The vice-president of Amazon has resigned over the sacking of workers who had organised against the company's unsafe working conditions during the coronavirus pandemic. Tim Bray called the firings "chickenshit" and "designed to create a climate of fear."
"At the end of the day," Bray said, "the big problem isn't the specifics of Covid-19 response. It's that Amazon treats the humans in the warehouses as fungible units of pick-and-pack potential. Only that's not just Amazon, it's how 21st-century capitalism is done."
Amazon made more than $33 million an hour in the first three months of this year. Chief executive Jeff Bezos, the richest man in the world, has seen his personal fortune grow to $145 billion.
On May Day, Amazon workers across the US took part in a "sick-out" to protest against lack of PPE, safety measures and sick pay.
The top airlines in the US - now begging for bailouts to prevent bankruptcy - spent an average of 95.8% of their free cashflow in the last decade on share buybacks, calculates Bloomberg.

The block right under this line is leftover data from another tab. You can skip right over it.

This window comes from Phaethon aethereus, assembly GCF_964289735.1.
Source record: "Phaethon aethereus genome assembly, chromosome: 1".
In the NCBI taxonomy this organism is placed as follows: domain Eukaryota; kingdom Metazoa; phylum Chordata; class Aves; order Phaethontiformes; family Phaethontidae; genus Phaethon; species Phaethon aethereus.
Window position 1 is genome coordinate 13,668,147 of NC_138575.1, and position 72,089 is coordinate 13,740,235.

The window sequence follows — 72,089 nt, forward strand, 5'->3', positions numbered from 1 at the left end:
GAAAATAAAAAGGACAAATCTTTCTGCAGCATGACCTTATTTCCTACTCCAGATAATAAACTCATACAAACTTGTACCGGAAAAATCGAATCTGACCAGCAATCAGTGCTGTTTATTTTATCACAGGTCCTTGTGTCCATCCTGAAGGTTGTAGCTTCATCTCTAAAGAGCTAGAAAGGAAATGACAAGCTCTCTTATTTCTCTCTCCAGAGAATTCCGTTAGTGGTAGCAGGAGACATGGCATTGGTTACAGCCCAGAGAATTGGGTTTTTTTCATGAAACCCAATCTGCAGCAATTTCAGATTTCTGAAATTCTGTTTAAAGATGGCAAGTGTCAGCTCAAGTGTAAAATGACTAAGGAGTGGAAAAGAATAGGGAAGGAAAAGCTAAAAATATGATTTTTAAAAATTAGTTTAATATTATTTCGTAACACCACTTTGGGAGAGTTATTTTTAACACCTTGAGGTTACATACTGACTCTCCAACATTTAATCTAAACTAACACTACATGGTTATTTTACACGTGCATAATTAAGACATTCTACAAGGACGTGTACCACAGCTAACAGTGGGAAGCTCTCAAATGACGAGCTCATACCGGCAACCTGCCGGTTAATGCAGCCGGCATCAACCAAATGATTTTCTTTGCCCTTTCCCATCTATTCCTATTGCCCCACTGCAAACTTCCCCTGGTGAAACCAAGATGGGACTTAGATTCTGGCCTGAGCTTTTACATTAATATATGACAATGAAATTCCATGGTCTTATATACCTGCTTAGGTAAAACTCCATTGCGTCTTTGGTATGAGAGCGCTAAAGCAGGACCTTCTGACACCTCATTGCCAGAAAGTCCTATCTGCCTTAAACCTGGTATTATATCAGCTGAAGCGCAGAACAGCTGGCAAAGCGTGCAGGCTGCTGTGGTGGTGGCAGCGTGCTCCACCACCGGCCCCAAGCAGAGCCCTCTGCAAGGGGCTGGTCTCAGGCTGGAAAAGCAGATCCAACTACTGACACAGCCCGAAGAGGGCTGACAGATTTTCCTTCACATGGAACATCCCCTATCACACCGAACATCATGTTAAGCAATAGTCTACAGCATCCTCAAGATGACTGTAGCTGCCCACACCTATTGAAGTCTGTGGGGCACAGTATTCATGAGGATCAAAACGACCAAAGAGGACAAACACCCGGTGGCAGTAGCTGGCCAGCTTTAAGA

When firms buy their shares back, they are handing money to those (former) shareholders. But this also increases the wealth of remaining shareholders, who therefore own a bigger proportion of the company. All the bosses win!
Airlines are among the worst, but firms across the 'S&P 500' top US companies spent an average of 53% of free cashflow on share buybacks in the last ten years. That's billions upon billions of money the bosses could have invested in new production, reserves against calamities like this, or wages for workers.
The 1.6 billion workers in the informal economy - casual workers, who make up half the global workforce - are in immediate danger losing their livelihoods, warns the UN's International Labour Organization. Worldwide, this section of workers lost 60% of its income in the first month of the pandemic alone.